Re: ATSF Bx-3

John Barry

John, Ben, 

My first impression was also of a Bx-8, not noticing the breaks in the vertical sheathing and the wheels seemed closer to the car ends than later practice.  But I cheated and did a look up on the car number which told me Bx-3.  I then took a closer look at the side sheathing which on closer examination is consistent with the Bx-3/6 "panel sheathing".  The car number, 116191, belongs to one of the 1000 Bx-3 that Pullman Standard built for the Santa Fe in 1923.  ACF and SSCC also produced 1000 Bx-3s in 23 with repeat orders of 1000 going to Pullman in 1924 for a total of 4000 Bx-3.  Pullman also built the 1000 identical Bx-6 in 1925.
John Barry
ATSF North Bay Lines 
Golden Gates & Fast Freights 
Lovettsville, VA


PO Box 44736 
Washington, DC 20026-4736

From: "okladivjohn@... [STMFC]"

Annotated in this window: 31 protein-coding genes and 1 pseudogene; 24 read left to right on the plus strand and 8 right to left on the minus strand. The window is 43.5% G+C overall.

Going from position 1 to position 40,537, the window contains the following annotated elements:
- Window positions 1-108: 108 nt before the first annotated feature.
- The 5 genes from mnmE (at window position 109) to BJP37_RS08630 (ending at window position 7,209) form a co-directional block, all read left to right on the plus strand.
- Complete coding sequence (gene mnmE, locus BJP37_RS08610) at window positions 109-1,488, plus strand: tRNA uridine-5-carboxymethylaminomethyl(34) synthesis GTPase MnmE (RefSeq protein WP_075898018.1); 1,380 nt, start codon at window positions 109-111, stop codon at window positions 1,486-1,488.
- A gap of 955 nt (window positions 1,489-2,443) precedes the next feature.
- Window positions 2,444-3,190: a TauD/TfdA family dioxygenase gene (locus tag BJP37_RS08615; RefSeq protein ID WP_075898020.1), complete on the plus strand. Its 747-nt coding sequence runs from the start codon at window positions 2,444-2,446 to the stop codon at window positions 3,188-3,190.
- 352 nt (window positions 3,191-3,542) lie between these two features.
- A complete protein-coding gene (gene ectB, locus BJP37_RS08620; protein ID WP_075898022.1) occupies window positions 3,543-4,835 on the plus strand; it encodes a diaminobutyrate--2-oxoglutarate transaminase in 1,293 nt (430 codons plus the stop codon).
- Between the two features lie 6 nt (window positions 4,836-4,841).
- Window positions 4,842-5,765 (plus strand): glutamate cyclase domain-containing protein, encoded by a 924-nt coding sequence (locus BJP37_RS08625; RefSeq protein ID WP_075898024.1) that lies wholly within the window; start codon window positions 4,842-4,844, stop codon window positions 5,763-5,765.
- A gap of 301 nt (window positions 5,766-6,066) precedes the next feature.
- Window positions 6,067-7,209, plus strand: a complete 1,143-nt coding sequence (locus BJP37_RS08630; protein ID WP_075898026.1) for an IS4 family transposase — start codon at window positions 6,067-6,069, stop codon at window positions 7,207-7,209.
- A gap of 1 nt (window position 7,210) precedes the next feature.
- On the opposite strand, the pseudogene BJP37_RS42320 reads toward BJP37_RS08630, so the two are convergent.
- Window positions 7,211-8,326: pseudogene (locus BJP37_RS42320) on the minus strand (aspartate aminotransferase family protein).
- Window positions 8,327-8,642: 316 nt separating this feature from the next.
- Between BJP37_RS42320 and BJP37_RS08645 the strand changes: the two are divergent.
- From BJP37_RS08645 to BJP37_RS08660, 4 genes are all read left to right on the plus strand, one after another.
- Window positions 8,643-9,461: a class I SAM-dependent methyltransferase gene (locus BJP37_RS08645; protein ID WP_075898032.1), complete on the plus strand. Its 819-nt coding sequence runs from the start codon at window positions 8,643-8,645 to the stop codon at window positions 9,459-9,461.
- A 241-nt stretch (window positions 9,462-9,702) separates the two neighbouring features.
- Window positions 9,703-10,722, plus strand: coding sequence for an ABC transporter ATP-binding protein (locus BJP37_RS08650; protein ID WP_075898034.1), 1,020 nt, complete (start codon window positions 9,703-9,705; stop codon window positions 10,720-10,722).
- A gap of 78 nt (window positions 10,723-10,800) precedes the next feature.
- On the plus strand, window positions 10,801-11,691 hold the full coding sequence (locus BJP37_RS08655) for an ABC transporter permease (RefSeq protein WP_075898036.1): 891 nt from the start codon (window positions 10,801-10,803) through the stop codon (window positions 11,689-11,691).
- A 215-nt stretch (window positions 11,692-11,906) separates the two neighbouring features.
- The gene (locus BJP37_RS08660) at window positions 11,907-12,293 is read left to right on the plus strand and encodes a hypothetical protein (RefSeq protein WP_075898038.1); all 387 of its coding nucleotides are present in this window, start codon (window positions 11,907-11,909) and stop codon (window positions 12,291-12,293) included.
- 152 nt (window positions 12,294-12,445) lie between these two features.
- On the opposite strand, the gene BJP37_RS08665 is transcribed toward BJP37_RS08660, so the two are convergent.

To: "STMFC@..."
Sent: Tuesday, September 19, 2017 5:07 PM
Subject: Re: [STMFC] Re: ATSF Bx-3

My first impression of the photo was I did not clearly see the vertical frame members which are common on the BX-3,6 classes.  I can barely make out the breaks in the nailing strip.

The corrugated (not dreadnought) end was also on the BX-8 and one end of the BX-7 demo car. BX-9,10 had the dreadnought style ends.

I only later noticed that the nailing strip did line up with the horizontal strip on the door for the BX-3,6 but does not line up on the BX-8.  The nailing strip on the BX-3,6 runs under the herald and above the reporting marks and the BX-8 nailing strip runs under the reporting marks and above the car number.  The photo matches BX-3,6 details.

Also looking at the sill step - the BX-8 style does not match the photo but the BX-3,6 does.

So my suggestion that the photo could have been a BX-8 does not fit the details observed after closer examination. 

To John, your identification does match BX-3,6 details.

John B. Moore, Jr.

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